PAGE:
Ilya Fedotov-Fedorov,<em> Snake changing its skin</em>, 2021-2023. Video, 8 minutes. Ed 5+2AP. Courtesy the artist and Fragment Gallery.
Ilya Fedotov-Fedorov, Snake changing its skin, 2021-2023. Video, 8 minutes. Ed 5+2AP. Courtesy the artist and Fragment Gallery.

I first encountered Fedotov-Fedorov’s work in 2021, when I was on the jury for the AES+F Artist Residency at ISCP. Looking over his portfolio, I instantly felt the queerness of the work. His videos and performance documentations depicted humans engaging with and taking on the roles of animals, including moths, bats, octopi, and snakes. Moving through space fluidly, these creatures resisted gender classification, and the artist, always masked, often starred as the main character. Though Fedotov-Fedorov did not discuss his work in relation to queer identity, he mentioned in his cover letter that he had recently come out as gay. Based in Moscow at the time, Fedotov-Fedorov’s work illustrated the coded registers artists in Russia have to utilize to explore queer identity without being censored.

Ilya Fedotov-Fedorov, <em>Hugging animal party</em>, 2023. Acrylic on canvas, 48 x 36 inches. Courtesy the artist and Fragment Gallery.
Ilya Fedotov-Fedorov, Hugging animal party, 2023. Acrylic on canvas, 48 x 36 inches. Courtesy the artist and Fragment Gallery.

The current exhibition at Fragment Gallery takes its title from the only video included in the show, Snake Changing its Skin (2021–23), pointing back to the artist’s past while also hinting obliquely, perhaps, at changes in his practice. Fedotov-Fedorov tells me that he turned away from conceptual and performance work in favor of painting when Russia’s war on Ukraine began in February 2022. Having moved to New York only a few months prior, after being awarded the aforementioned ISCP residency, he struggled with the conflicting and complex experience of existing as a Russian dissident in the West. The conceptual strategies that he would usually turn to failed him in this moment—he felt they lacked the immediacy of his anger.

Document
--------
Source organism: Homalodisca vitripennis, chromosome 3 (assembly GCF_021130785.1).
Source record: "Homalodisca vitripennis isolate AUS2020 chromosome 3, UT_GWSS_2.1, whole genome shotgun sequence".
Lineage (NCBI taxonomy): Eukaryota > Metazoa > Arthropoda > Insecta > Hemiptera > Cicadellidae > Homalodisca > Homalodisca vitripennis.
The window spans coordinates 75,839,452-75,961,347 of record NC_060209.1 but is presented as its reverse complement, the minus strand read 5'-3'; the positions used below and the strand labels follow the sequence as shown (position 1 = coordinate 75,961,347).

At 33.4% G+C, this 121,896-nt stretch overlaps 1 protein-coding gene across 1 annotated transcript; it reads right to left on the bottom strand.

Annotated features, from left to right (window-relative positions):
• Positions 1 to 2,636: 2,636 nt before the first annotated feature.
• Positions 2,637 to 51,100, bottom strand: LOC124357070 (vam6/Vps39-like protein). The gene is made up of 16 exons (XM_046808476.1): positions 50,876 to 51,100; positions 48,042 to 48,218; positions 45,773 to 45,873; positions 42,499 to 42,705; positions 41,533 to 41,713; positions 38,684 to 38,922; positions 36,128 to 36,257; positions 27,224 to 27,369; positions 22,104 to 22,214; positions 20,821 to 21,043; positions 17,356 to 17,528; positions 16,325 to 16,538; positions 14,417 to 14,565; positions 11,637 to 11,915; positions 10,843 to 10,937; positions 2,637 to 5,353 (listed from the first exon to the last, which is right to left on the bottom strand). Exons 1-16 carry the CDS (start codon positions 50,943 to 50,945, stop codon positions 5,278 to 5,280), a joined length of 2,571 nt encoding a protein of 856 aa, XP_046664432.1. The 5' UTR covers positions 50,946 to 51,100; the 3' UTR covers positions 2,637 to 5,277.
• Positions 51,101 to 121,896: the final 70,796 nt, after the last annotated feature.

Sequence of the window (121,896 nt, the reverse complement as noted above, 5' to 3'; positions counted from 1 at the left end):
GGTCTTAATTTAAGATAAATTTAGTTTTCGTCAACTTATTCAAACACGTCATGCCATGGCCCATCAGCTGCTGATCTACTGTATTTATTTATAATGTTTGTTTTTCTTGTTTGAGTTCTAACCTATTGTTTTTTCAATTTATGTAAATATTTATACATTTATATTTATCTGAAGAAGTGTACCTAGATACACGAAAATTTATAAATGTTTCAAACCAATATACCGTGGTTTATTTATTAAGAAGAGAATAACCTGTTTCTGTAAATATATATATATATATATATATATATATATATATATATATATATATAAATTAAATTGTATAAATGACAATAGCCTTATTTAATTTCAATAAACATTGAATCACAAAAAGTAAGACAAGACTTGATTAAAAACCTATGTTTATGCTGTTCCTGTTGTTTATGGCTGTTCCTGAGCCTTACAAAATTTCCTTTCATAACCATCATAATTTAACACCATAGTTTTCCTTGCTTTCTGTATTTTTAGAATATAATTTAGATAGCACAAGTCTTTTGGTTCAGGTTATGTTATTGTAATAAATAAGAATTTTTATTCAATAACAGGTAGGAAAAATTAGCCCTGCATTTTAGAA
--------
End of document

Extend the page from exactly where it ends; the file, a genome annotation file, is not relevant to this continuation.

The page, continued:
There is one painting that particularly stays with me. Hugging animal party (2023), a ghostlike image in grey and brown tones, depicts a cluster of fantastical, animal-like figures floating in a featureless void. This apparition called to mind Hedgehog in the Fog, a Soviet animated film from 1975, in which a hedgehog anxiously wanders through a foggy forest in search of his best friend, a bear. The larger philosophical message that this cult classic carries is one of existentialism, pointing to the feeling of being lost in one’s own existence. It is here that Fedotov-Fedorov’s experience of disassociation, both from his own body and his home country, most poignantly manifests itself, more so than in any conceptual project. This is a direction worth pursuing, and I hope Fedotov-Fedorov will not shy away from the insights offered by his turn to painting.


Ksenia Soboleva

Ksenia M. Soboleva is a New York based writer and art historian specializing in queer art and culture. She holds a PhD from the Institute of Fine Arts, NYU.


The Brooklyn Rail

MAY 2023